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Mol Cell Biochem. 2009 May;325(1-2):79-88. doi: 10.1007/s11010-008-0022-0. Epub 2009 Jan 9.

Ascorbic acid efflux and re-uptake in endothelial cells: maintenance of intracellular ascorbate.

Author information

1
Department of Medicine, Vanderbilt University School of Medicine, 7465 Medical Research Building IV, Nashville, TN 37232-0475, USA. james.may@vanderbilt.edu

Abstract

Entry of vitamin C or ascorbate into most tissues requires its movement across the endothelial cell barrier of vessels. If trans-cellular ascorbate movement occurs, then it should be evident as ascorbate efflux from endothelial cells. Cultured EA.926 endothelial cells that had been loaded to about 3.5 mM intracellular ascorbate lost 70-80% of ascorbate to the medium over several hours at 37 degrees C via a non-saturable process that was insensitive to anion transport inhibitors and thiol reagents. Oxidation of this extracellular ascorbate by ascorbate oxidase or ferricyanide enhanced apparent ascorbate efflux, suggesting that efflux of the vitamin was countered in part by its re-uptake on ascorbate transporters. Although basal ascorbate efflux was not calcium-dependent, increased entry of calcium into the cells enhanced ascorbate release. These results support the hypothesis that ascorbate efflux reflects trans-endothelial cell ascorbate movement out of the blood vessel.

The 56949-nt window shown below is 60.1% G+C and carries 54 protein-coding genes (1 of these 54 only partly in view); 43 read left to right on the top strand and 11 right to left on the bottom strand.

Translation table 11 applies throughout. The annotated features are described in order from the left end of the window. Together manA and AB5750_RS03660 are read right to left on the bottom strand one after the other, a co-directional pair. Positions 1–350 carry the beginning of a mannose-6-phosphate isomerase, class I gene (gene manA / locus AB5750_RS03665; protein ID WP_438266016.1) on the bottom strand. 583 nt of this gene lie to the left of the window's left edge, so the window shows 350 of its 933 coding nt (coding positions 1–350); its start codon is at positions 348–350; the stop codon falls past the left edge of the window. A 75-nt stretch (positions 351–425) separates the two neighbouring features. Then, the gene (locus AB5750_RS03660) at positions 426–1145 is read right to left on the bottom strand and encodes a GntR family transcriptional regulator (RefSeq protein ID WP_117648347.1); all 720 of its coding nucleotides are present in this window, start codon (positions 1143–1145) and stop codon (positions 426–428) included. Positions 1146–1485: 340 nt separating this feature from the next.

PMID:
19148707
PMCID:
PMC3721740
DOI:
10.1007/s11010-008-0022-0
[Indexed for MEDLINE]
Free PMC Article

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